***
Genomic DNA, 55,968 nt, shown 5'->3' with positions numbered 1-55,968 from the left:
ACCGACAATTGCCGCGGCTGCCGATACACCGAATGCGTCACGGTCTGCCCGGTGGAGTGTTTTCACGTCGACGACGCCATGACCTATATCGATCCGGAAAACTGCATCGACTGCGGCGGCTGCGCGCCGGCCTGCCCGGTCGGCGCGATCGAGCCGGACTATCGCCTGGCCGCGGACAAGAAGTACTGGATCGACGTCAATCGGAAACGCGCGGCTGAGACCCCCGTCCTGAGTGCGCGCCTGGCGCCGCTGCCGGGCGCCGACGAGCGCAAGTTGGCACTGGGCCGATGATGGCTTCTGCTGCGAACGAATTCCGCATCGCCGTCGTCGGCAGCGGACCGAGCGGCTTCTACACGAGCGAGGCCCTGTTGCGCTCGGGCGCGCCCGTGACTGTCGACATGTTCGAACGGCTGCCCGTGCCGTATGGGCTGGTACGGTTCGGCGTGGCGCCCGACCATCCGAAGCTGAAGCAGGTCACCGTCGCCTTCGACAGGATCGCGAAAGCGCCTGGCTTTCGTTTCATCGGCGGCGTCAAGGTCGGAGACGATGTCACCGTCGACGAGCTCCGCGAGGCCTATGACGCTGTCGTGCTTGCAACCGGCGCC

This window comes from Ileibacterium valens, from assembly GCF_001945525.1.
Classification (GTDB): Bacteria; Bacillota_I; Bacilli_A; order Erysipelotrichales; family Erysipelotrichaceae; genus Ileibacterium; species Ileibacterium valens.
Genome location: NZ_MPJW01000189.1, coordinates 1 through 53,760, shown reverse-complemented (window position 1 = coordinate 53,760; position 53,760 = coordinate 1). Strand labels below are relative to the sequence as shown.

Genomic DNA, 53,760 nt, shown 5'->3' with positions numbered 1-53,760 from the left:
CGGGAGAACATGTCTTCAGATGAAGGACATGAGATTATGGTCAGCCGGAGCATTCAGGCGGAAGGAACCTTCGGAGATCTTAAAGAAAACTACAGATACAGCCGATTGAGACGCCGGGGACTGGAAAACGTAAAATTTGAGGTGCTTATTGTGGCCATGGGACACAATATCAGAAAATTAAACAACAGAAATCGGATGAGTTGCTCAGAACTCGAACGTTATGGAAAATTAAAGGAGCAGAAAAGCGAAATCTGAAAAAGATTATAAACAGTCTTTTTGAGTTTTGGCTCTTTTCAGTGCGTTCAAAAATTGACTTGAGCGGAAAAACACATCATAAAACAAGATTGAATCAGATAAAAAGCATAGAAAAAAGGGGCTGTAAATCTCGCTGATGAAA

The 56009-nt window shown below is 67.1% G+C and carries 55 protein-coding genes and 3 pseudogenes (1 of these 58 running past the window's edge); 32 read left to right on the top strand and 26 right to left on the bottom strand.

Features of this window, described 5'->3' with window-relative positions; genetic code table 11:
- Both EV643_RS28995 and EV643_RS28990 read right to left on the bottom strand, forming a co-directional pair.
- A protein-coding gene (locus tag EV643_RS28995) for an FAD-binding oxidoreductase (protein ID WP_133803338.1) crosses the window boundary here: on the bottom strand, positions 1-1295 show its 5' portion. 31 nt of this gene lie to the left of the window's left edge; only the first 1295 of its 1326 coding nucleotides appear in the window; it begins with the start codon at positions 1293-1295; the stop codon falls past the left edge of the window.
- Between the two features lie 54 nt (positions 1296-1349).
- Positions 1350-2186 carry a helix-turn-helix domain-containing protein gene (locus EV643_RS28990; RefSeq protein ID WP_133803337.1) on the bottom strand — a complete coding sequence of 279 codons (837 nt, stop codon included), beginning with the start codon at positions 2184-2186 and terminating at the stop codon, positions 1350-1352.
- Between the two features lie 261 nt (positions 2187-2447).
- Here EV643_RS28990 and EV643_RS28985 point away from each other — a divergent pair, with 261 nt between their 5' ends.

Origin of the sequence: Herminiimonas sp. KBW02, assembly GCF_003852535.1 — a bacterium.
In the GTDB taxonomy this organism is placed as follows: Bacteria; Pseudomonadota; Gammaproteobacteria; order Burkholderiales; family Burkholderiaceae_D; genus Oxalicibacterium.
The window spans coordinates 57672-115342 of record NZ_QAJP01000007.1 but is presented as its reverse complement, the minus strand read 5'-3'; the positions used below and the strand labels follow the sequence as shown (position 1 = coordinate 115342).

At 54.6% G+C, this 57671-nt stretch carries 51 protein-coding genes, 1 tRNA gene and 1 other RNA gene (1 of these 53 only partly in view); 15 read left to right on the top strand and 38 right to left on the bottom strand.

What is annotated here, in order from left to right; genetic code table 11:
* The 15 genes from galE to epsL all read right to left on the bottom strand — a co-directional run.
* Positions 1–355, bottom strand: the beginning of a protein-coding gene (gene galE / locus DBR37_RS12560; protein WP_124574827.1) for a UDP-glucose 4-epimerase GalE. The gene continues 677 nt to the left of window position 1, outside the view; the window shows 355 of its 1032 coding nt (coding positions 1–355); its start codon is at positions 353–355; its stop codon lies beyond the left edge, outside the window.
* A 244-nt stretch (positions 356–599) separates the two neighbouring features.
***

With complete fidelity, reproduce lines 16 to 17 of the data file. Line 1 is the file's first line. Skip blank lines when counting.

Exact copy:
Origin of the sequence: Herminiimonas sp. KBW02, assembly GCF_003852535.1 — a bacterium.
In the GTDB taxonomy this organism is placed as follows: Bacteria; Pseudomonadota; Gammaproteobacteria; order Burkholderiales; family Burkholderiaceae_D; genus Oxalicibacterium.